• Lawrence E. Brandt, Program Director, Digital Government, Directorate for Computer & Information Science & Engineering, Division of Information and Intelligent Systems, 1125 S, telephone: (703) 292-8930, fax: (703) 292-9073, email: lbrandt@nsf.gov

  • Ephraim P. Glinert, Program Director, Universal Access and Collaborative Systems, Directorate for Computer & Information Science & Engineering, Division of Information and Intelligent Systems, 1125 S, telephone: (703) 292-8930, fax: (703) 292-9073, email: eglinert@nsf.gov

  • Stephen M. Griffin, Program Director, Digital Libraries and Archives, Directorate for Computer & Information Science & Engineering, Division of Information and Intelligent Systems, 1125 S, telephone: (703) 292-8930, fax: (703) 292-9073, email: sgriffin@nsf.gov

  • Mary P. Harper, Program Director, Collaborative Systems, Directorate for Computer & Information Science & Engineering, Division of Information and Intelligent Systems, 1125 S, telephone: (703) 292-8930, fax: (703) 292-9073, email: mharper@nsf.gov

  • C. Suzanne Iacono, Program Director, Collaborative Systems, Directorate for Computer & Information Science & Engineering, Division of Information and Intelligent Systems, 1125 S, telephone: (703) 292-8930, fax: (703) 292-9073, email: siacono@nsf.gov

  • Edwina L. Rissland, Program Director, Robust Intelligence, Directorate for Computer & Information Science & Engineering, Division of Information and Intelligent Systems, 1125 S, telephone: (703) 292-8930, fax: (703) 292-9073, email: erisslan@nsf.gov

  • Junku Yuh, Program Director, Robust Intelligence, Directorate for Computer & Information Science & Engineering, Division of Information and Intelligent Systems, 1125 S, telephone: (703) 292-8930, fax: (703) 292-9073, email: jyuh@nsf.gov

  • Maria Zemankova, Program Director, Collaborative Systems, Directorate for Computer & Information Science & Engineering, Division of Information and Intelligent Systems, 1125 S, telephone: (703) 292-8930, fax: (703) 292-9073, email: mzemanko@nsf.gov

For administrative process questions related to the solicitation please contact:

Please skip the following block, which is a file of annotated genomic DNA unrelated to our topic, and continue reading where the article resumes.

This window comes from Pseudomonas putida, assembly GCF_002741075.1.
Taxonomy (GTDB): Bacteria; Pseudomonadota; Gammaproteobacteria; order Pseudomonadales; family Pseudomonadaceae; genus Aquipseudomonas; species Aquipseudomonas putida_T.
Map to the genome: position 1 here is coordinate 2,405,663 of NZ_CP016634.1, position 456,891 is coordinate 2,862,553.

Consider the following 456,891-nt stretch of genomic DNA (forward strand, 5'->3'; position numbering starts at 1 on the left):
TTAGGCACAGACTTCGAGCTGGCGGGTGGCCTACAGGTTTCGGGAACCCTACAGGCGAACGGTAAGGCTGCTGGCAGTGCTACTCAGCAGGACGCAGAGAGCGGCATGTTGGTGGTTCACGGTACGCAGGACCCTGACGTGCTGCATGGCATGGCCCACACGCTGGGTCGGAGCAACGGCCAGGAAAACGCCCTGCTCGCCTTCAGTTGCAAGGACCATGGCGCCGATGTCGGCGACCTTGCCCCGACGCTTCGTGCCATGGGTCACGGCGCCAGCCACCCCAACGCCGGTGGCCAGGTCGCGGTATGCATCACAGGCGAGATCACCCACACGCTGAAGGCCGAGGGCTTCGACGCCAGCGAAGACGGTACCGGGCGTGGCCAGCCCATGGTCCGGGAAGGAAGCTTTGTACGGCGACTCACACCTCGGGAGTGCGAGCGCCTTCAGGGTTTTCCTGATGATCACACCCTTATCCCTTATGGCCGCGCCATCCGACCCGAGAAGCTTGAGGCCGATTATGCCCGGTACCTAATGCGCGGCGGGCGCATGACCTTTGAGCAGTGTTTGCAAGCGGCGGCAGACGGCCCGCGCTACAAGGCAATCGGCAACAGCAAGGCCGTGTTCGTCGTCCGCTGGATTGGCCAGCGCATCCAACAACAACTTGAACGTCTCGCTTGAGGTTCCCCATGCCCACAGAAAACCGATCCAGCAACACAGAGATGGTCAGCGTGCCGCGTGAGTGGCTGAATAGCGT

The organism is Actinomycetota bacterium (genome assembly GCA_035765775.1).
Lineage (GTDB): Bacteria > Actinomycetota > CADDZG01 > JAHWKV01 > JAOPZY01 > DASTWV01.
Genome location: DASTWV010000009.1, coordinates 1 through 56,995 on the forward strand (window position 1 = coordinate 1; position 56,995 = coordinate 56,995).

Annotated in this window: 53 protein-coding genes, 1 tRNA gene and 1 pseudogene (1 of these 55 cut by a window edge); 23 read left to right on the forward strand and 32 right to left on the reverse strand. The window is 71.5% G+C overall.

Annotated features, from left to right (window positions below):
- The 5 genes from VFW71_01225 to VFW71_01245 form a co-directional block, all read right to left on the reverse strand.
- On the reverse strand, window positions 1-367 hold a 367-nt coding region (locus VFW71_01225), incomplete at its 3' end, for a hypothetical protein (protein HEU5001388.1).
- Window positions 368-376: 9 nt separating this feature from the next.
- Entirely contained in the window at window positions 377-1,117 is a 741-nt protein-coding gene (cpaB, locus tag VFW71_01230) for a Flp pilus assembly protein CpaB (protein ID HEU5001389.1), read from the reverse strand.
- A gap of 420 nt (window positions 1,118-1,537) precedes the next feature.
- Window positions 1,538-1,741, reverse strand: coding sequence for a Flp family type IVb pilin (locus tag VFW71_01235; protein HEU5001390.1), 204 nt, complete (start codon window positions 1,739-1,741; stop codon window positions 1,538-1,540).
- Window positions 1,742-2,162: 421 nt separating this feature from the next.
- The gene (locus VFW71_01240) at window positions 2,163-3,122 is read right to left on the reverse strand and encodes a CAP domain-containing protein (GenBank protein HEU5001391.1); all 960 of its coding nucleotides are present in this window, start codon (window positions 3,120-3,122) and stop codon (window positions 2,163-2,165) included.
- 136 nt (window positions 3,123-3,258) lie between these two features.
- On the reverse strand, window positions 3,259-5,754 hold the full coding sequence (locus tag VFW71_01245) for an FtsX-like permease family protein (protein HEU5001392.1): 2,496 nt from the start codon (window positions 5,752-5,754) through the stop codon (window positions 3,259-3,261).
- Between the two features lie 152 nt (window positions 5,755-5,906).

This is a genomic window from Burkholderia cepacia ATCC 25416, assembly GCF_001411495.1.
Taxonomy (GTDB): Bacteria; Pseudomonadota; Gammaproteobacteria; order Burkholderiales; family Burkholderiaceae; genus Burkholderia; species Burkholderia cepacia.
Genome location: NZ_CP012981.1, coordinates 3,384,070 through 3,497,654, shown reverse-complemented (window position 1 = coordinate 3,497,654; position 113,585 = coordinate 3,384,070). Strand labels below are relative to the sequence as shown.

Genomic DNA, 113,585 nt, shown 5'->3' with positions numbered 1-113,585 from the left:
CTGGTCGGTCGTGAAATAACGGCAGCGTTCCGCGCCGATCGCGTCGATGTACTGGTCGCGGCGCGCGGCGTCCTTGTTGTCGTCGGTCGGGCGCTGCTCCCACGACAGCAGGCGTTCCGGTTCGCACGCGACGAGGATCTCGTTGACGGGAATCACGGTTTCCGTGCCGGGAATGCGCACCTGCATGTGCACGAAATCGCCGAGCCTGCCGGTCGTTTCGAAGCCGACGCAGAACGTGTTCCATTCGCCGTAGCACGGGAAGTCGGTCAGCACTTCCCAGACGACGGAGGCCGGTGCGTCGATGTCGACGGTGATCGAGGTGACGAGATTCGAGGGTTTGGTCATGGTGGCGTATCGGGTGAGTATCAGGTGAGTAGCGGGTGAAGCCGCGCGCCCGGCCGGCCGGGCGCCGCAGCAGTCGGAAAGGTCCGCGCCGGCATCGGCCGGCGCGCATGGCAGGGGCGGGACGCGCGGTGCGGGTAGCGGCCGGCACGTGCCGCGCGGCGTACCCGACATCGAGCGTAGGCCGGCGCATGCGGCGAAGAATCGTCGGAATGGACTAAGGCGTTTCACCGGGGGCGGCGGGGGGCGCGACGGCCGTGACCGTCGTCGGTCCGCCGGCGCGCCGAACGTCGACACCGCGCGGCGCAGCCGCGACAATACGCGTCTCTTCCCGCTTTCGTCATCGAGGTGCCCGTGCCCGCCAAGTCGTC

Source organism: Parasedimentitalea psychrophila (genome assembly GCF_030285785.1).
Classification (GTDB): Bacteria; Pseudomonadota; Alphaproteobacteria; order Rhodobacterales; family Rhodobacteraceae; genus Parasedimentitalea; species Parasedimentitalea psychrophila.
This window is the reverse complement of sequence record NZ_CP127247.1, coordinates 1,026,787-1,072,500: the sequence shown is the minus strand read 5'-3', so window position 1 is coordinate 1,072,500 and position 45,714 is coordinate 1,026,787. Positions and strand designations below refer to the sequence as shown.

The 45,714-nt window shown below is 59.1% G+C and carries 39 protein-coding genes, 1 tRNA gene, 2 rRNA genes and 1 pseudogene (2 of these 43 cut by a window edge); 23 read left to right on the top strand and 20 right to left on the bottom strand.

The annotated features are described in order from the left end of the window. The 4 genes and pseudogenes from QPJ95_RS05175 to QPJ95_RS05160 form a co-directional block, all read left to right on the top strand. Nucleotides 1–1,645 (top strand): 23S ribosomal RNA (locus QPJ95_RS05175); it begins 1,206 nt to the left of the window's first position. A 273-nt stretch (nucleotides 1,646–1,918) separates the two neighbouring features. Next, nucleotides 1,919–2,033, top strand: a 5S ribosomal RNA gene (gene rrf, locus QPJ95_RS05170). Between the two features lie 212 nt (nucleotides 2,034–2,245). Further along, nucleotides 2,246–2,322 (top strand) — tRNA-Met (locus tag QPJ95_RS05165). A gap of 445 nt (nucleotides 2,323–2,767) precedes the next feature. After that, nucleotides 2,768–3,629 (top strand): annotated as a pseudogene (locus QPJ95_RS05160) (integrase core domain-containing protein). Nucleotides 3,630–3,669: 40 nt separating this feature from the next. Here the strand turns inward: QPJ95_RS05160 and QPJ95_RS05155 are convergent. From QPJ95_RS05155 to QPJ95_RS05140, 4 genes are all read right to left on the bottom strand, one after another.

• Lisa R. Wilson, Integrative Activities Specialist, Directorate for Computer & Information Science & Engineering, Division Information & Intelligent Systems, 1125 S, telephone: (703) 292-8463, fax: (703) 292-9073, email: lwilson@nsf.gov

For questions related to the use of FastLane, contact:

IX. OTHER PROGRAMS OF INTEREST

The NSF Guide to Programs is a compilation of funding for research and education in science, mathematics, and engineering. The NSF Guide to Programs is available electronically at http://www.nsf.gov/cgi-bin/getpub?gp. General descriptions of NSF programs, research areas, and eligibility information for proposal submission are provided in each chapter.

Many NSF programs offer announcements or solicitations concerning specific proposal requirements. To obtain additional information about these requirements, contact the appropriate NSF program offices. Any changes in NSF's fiscal year programs occurring after press time for the Guide to Programs will be announced in the NSF E-Bulletin, which is updated daily on the NSF Website at http://www.nsf.gov/home/ebulletin, and in individual program announcements/solicitations. Subscribers can also sign up for NSF's Custom News Service (http://www.nsf.gov/home/cns/start.htm) to be notified of new funding opportunities that become available.

ABOUT THE NATIONAL SCIENCE FOUNDATION